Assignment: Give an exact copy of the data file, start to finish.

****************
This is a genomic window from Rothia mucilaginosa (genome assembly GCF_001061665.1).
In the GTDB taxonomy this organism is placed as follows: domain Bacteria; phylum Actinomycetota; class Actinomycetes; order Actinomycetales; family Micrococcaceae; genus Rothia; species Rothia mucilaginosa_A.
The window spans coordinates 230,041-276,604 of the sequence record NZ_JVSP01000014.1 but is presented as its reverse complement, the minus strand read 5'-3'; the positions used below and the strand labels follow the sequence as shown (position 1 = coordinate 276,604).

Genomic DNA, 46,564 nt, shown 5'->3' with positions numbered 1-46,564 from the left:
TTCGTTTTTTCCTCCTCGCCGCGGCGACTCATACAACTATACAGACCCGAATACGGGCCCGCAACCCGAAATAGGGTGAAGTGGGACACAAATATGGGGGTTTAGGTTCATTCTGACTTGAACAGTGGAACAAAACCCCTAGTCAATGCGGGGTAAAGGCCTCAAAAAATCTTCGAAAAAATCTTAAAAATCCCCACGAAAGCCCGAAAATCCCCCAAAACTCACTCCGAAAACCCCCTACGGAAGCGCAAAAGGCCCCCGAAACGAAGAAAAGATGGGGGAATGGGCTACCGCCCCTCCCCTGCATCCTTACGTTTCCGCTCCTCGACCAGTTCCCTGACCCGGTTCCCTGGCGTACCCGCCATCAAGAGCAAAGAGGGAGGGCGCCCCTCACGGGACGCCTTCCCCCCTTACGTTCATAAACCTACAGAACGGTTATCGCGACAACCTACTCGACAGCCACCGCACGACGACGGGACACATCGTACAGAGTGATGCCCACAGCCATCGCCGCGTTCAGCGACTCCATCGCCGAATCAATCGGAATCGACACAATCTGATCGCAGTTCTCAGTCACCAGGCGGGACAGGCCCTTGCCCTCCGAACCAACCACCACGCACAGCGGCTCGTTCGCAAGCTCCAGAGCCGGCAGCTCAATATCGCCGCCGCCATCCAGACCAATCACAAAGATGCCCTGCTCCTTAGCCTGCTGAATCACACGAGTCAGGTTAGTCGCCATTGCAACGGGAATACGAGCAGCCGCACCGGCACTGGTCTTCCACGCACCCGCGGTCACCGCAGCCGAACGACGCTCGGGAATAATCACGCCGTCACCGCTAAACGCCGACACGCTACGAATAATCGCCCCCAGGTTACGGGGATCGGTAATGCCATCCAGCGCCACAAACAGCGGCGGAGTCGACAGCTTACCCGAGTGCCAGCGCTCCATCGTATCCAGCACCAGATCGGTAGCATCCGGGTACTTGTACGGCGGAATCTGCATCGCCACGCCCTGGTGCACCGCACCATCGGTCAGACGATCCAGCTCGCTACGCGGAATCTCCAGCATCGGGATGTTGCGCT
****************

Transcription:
This is a genomic window from Rothia mucilaginosa (genome assembly GCF_001061665.1).
In the GTDB taxonomy this organism is placed as follows: domain Bacteria; phylum Actinomycetota; class Actinomycetes; order Actinomycetales; family Micrococcaceae; genus Rothia; species Rothia mucilaginosa_A.
The window spans coordinates 230,041-276,604 of the sequence record NZ_JVSP01000014.1 but is presented as its reverse complement, the minus strand read 5'-3'; the positions used below and the strand labels follow the sequence as shown (position 1 = coordinate 276,604).

Genomic DNA, 46,564 nt, shown 5'->3' with positions numbered 1-46,564 from the left:
TTCGTTTTTTCCTCCTCGCCGCGGCGACTCATACAACTATACAGACCCGAATACGGGCCCGCAACCCGAAATAGGGTGAAGTGGGACACAAATATGGGGGTTTAGGTTCATTCTGACTTGAACAGTGGAACAAAACCCCTAGTCAATGCGGGGTAAAGGCCTCAAAAAATCTTCGAAAAAATCTTAAAAATCCCCACGAAAGCCCGAAAATCCCCCAAAACTCACTCCGAAAACCCCCTACGGAAGCGCAAAAGGCCCCCGAAACGAAGAAAAGATGGGGGAATGGGCTACCGCCCCTCCCCTGCATCCTTACGTTTCCGCTCCTCGACCAGTTCCCTGACCCGGTTCCCTGGCGTACCCGCCATCAAGAGCAAAGAGGGAGGGCGCCCCTCACGGGACGCCTTCCCCCCTTACGTTCATAAACCTACAGAACGGTTATCGCGACAACCTACTCGACAGCCACCGCACGACGACGGGACACATCGTACAGAGTGATGCCCACAGCCATCGCCGCGTTCAGCGACTCCATCGCCGAATCAATCGGAATCGACACAATCTGATCGCAGTTCTCAGTCACCAGGCGGGACAGGCCCTTGCCCTCCGAACCAACCACCACGCACAGCGGCTCGTTCGCAAGCTCCAGAGCCGGCAGCTCAATATCGCCGCCGCCATCCAGACCAATCACAAAGATGCCCTGCTCCTTAGCCTGCTGAATCACACGAGTCAGGTTAGTCGCCATTGCAACGGGAATACGAGCAGCCGCACCGGCACTGGTCTTCCACGCACCCGCGGTCACCGCAGCCGAACGACGCTCGGGAATAATCACGCCGTCACCGCTAAACGCCGACACGCTACGAATAATCGCCCCCAGGTTACGGGGATCGGTAATGCCATCCAGCGCCACAAACAGCGGCGGAGTCGACAGCTTACCCGAGTGCCAGCGCTCCATCGTATCCAGCACCAGATCGGTAGCATCCGGGTACTTGTACGGCGGAATCTGCATCGCCACGCCCTGGTGCACCGCACCATCGGTCAGACGATCCAGCTCGCTACGCGGAATCTCCAGCATCGGGATGTTGCGCT